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Thread: Type me!

  1. #291
    Senior Member Chloe's Avatar
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    Quote Originally Posted by Little Linguist View Post
    Every NT I know says no way with NTJ. GAHHHH!!!
    i guess ESTJs would accept you?

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  3. #293
    Senior Member Chloe's Avatar
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    I like this theory about weird Enneagram and MBTI combinations

    (not that i say you have one, if you're E1 and TJ, it's good combo.)

    but maybe something similar is reason for your confusion

    'Paula' is an ENFP, but is typed by Wyman as an Enneagram 'One', which we have characterized as a strong 'J' type that statistically appears to have a greater concentration of ISTJs (the exact opposite of the ENFP) than any other Enneagram type. 'Korey' is an ESFP, but is typed by Wyman as an Enneagram Eight (to Michael Huber's consternation, I might add). Indeed, Wyman herself, an INFJ, self-identifies as an Enneagram 'Three' (which, according to Pat and I, is best characterized by the ESTP - the diametrical opposite of the INFJ!).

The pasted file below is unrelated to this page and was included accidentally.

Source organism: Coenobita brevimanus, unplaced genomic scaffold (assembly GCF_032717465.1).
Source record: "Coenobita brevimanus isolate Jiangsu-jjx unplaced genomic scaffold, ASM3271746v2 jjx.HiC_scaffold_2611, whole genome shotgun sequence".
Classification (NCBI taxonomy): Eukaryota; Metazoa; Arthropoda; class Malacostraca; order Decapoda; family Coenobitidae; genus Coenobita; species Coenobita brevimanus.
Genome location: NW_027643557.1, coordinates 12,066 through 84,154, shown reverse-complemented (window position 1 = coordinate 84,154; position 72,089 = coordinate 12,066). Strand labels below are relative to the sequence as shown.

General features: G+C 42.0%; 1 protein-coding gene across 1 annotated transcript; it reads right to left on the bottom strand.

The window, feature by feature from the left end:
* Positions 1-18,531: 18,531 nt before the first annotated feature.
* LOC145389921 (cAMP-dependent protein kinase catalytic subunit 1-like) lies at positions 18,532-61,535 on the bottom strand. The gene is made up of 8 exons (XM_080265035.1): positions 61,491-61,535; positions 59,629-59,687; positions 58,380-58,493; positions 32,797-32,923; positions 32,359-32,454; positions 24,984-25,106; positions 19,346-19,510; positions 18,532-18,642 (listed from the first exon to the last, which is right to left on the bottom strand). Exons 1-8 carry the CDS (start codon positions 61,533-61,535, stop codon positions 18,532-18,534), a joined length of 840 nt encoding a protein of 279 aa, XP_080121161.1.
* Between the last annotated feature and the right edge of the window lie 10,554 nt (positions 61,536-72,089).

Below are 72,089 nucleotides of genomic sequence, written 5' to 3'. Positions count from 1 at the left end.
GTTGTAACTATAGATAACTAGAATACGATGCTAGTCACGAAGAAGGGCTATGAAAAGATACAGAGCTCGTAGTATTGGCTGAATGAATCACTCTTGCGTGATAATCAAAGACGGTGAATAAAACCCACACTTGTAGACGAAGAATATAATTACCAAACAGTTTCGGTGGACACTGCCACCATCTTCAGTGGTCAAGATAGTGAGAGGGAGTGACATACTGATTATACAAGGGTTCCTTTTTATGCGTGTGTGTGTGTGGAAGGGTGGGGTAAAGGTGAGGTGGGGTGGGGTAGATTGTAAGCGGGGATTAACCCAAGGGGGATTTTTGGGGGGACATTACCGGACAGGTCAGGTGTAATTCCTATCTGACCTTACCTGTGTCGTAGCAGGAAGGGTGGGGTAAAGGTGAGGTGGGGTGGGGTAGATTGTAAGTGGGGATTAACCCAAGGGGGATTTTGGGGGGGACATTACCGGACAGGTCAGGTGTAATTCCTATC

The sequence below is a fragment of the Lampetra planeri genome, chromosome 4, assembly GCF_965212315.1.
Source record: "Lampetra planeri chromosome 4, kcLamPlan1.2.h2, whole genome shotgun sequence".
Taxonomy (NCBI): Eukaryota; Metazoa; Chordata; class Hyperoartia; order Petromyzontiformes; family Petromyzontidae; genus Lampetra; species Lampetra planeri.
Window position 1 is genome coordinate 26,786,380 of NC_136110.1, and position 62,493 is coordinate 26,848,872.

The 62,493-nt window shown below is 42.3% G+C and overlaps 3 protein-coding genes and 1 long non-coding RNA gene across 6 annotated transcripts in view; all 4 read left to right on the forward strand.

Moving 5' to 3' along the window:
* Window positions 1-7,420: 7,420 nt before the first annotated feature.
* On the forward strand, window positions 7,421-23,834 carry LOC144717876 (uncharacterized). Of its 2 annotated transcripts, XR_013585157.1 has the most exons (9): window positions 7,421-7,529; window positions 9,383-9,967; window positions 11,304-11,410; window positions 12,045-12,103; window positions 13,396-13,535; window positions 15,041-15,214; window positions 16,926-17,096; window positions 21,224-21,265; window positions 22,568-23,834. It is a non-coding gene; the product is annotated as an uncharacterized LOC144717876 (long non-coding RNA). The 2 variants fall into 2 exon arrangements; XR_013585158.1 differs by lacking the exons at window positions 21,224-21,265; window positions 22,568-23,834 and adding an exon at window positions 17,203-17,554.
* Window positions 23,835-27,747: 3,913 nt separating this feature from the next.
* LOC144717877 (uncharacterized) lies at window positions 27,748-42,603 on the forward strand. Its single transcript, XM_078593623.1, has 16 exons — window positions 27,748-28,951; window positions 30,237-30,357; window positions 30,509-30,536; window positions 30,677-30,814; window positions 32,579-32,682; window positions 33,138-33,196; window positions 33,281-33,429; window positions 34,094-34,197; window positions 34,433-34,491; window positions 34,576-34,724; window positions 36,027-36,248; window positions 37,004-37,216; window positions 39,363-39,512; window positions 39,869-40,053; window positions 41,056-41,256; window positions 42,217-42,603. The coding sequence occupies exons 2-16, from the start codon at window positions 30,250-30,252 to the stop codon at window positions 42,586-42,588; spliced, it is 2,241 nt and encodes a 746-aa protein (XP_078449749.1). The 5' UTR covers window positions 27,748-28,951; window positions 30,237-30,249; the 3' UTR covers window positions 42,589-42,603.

Wyman seems not to be unaware of the fact that these cases, including her own, appear to express a conflict of some sort. About her client, 'Paula', Wyman says:


    The qualities of an ENFP are rather different from that of the Enneagram One. The ENFP is a free spirit, creative, spontaneous, insightful, disorganized, dramatic, fun-loving, imaginative, non-conforming and definitely not neat. Paula recognized that part of herself almost like someone from her distant past. The ENFP certainly had not been fully present in her life for as long as she could remember. The qualities of the One and the ENFP were at war with each other within her with the One winning hands down.